The United States asked to not interfere with Russia and China fair doing business with Africa

NEWSROOM (ADV) – There is nothing new in the new strategy unveiled by the United States for Africa and that Washington should not try to win the continent’s favor by maligning China and Russia, according to a Zambian expert.

When unveiling the new strategy for Africa last Friday, U.S. National Security Adviser John Bolton said the Trump administration plans to counter the rapidly expanding economic and political influence of China and Russia in Africa, accusing the two nations of using corrupt business practices with little regard to the rule of law.

There is nothing new in what the United States is offering Africa in its new strategy and that the move is a mark of growing uncertainty by the Trump administration on what China is doing for Africa, said Misheck Mwanza, director of Zambia Institute of Diplomacy and International Studies.

“Looking at the whole speech, one can easily tell that the influence of China has not sat well with the U.S., and the fact that the U.S. is not making a critical departure from what they have been doing all along is not helping the situation,” he said.

Mwanza, a former diplomat, said Washington’s new strategy lacks depth and only seeks to downgrade and undermine China’s influence in Africa.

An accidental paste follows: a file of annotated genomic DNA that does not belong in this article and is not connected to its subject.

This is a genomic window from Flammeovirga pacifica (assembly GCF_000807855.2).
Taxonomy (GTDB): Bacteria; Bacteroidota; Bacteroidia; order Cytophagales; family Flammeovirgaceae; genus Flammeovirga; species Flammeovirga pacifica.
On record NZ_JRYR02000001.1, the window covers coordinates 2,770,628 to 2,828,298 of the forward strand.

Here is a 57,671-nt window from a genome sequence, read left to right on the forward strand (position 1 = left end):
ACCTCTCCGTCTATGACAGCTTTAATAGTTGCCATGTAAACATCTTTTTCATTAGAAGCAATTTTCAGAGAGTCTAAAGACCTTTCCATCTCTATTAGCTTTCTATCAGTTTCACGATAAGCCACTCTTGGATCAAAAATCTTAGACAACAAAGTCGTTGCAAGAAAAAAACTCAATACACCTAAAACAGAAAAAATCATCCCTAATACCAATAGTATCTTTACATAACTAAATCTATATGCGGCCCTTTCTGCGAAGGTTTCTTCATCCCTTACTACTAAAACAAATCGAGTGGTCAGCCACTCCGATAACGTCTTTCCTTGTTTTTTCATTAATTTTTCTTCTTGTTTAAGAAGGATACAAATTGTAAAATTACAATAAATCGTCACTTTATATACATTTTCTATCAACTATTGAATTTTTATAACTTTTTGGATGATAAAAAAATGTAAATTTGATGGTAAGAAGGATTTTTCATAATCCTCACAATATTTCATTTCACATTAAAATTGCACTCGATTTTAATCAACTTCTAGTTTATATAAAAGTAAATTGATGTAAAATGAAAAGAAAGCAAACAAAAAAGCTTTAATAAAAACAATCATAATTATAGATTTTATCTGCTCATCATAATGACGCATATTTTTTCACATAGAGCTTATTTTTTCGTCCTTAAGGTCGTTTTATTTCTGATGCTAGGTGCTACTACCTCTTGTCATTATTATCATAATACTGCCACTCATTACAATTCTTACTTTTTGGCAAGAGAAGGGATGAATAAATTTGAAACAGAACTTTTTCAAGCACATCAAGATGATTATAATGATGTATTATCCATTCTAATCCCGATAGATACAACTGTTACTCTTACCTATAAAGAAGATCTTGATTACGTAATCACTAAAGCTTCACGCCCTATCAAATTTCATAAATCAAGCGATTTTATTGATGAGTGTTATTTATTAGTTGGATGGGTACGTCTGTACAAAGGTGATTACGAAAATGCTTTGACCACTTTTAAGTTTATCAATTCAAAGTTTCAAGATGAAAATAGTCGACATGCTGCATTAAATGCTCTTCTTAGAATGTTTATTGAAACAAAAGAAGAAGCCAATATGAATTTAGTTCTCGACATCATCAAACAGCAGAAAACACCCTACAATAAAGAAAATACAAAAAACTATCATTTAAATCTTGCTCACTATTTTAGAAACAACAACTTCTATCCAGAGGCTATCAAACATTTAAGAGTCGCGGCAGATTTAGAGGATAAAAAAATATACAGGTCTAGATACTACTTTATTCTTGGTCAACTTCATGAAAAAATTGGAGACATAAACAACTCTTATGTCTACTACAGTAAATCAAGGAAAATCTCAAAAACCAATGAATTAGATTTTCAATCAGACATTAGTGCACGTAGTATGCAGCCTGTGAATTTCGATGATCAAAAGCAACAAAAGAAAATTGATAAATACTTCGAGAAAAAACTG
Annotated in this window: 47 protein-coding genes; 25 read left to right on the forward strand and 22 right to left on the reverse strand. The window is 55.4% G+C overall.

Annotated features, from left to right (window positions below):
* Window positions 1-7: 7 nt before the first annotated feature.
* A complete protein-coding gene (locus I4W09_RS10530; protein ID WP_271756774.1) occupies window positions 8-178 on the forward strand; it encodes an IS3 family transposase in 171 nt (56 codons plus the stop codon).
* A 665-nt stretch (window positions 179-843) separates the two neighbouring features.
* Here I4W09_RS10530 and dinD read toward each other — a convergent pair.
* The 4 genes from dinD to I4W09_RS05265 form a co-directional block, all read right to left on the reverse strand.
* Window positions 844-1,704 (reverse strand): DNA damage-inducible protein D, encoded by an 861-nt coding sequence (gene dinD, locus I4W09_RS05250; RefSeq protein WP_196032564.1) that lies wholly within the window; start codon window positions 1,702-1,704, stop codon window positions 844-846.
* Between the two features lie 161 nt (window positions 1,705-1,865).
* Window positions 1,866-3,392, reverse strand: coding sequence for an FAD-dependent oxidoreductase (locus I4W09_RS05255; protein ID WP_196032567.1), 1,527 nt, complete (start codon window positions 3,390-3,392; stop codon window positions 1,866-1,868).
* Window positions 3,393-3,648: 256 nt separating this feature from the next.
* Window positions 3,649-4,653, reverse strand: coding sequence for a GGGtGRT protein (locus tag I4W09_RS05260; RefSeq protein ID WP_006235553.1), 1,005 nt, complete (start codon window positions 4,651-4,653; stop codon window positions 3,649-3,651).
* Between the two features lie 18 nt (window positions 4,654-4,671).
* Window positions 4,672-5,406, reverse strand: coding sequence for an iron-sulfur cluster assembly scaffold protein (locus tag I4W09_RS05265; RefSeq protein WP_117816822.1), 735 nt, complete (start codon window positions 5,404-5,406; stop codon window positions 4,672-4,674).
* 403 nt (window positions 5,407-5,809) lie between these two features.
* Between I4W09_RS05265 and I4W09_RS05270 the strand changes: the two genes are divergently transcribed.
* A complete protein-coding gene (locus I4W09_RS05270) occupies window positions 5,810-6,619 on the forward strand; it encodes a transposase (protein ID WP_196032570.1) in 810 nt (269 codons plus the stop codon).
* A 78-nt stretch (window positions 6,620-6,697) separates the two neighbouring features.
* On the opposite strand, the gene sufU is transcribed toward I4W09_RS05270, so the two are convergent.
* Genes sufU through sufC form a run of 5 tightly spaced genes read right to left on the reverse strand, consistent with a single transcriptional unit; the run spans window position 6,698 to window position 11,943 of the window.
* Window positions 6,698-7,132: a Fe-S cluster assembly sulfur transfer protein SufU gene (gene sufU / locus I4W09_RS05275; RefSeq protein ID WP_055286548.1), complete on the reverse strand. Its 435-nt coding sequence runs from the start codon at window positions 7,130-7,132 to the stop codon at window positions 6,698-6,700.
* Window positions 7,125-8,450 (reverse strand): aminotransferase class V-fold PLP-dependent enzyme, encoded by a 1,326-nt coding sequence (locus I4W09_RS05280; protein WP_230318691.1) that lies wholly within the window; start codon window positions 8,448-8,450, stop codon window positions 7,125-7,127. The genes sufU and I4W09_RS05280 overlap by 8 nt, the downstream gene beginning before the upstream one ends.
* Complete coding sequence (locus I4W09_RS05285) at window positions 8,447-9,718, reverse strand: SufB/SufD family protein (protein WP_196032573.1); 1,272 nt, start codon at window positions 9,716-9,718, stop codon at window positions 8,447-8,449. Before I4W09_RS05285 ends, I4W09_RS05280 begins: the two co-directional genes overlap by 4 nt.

He said previous U.S. strategies for Africa have not produced any tangible benefits.

Mwanza cited the African Growth and Opportunity Act (AGOA) initiative, which was unveiled to enhance market access to the U.S. market by selected sub-Saharan African countries, as one example.

“We failed to penetrate the U.S. market because the little that was being generated was subjected to rigorous scrutiny. What capacities has the U.S. created now for Africa to produce those products that can enter their market?” he said.

Mwanza urged African nations to come up with their own development strategies that suit their local needs instead of being dictated to by foreign nations, adding that there is also need for African countries to ensure a win-win situation in their engagement with other countries.